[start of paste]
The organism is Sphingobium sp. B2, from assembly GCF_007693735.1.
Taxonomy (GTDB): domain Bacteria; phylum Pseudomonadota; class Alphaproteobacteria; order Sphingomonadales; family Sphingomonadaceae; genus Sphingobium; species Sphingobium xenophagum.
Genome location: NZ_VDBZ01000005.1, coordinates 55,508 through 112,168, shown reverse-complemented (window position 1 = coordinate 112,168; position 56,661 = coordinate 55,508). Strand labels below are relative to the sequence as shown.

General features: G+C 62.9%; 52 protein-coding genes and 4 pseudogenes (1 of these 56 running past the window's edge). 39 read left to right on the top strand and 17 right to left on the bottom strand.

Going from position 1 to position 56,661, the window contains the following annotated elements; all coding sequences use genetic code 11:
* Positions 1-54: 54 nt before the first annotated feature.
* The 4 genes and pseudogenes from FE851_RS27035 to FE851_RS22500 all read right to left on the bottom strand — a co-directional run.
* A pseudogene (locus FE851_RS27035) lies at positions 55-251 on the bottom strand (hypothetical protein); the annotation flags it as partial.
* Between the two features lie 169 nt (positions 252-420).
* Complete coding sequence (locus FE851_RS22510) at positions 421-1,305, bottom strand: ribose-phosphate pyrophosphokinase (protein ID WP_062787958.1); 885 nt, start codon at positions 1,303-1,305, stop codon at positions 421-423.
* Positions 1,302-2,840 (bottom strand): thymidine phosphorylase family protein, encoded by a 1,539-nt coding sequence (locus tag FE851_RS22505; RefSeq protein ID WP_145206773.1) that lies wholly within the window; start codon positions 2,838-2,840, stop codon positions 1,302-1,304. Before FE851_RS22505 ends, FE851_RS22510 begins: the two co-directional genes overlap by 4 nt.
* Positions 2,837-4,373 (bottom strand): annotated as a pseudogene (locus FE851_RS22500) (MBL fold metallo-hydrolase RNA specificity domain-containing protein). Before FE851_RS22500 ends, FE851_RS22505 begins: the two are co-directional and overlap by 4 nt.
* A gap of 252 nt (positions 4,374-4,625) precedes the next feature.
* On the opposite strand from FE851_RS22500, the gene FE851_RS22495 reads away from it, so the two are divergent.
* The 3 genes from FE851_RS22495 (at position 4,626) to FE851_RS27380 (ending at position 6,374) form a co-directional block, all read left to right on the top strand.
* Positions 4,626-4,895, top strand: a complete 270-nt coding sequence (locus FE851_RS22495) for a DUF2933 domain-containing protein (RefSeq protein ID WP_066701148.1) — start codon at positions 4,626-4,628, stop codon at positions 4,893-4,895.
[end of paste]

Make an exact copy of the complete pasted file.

The organism is Sphingobium sp. B2, from assembly GCF_007693735.1.
Taxonomy (GTDB): domain Bacteria; phylum Pseudomonadota; class Alphaproteobacteria; order Sphingomonadales; family Sphingomonadaceae; genus Sphingobium; species Sphingobium xenophagum.
Genome location: NZ_VDBZ01000005.1, coordinates 55,508 through 112,168, shown reverse-complemented (window position 1 = coordinate 112,168; position 56,661 = coordinate 55,508). Strand labels below are relative to the sequence as shown.

General features: G+C 62.9%; 52 protein-coding genes and 4 pseudogenes (1 of these 56 running past the window's edge). 39 read left to right on the top strand and 17 right to left on the bottom strand.

Going from position 1 to position 56,661, the window contains the following annotated elements; all coding sequences use genetic code 11:
* Positions 1-54: 54 nt before the first annotated feature.
* The 4 genes and pseudogenes from FE851_RS27035 to FE851_RS22500 all read right to left on the bottom strand — a co-directional run.
* A pseudogene (locus FE851_RS27035) lies at positions 55-251 on the bottom strand (hypothetical protein); the annotation flags it as partial.
* Between the two features lie 169 nt (positions 252-420).
* Complete coding sequence (locus FE851_RS22510) at positions 421-1,305, bottom strand: ribose-phosphate pyrophosphokinase (protein ID WP_062787958.1); 885 nt, start codon at positions 1,303-1,305, stop codon at positions 421-423.
* Positions 1,302-2,840 (bottom strand): thymidine phosphorylase family protein, encoded by a 1,539-nt coding sequence (locus tag FE851_RS22505; RefSeq protein ID WP_145206773.1) that lies wholly within the window; start codon positions 2,838-2,840, stop codon positions 1,302-1,304. Before FE851_RS22505 ends, FE851_RS22510 begins: the two co-directional genes overlap by 4 nt.
* Positions 2,837-4,373 (bottom strand): annotated as a pseudogene (locus FE851_RS22500) (MBL fold metallo-hydrolase RNA specificity domain-containing protein). Before FE851_RS22500 ends, FE851_RS22505 begins: the two are co-directional and overlap by 4 nt.
* A gap of 252 nt (positions 4,374-4,625) precedes the next feature.
* On the opposite strand from FE851_RS22500, the gene FE851_RS22495 reads away from it, so the two are divergent.
* The 3 genes from FE851_RS22495 (at position 4,626) to FE851_RS27380 (ending at position 6,374) form a co-directional block, all read left to right on the top strand.
* Positions 4,626-4,895, top strand: a complete 270-nt coding sequence (locus FE851_RS22495) for a DUF2933 domain-containing protein (RefSeq protein ID WP_066701148.1) — start codon at positions 4,626-4,628, stop codon at positions 4,893-4,895.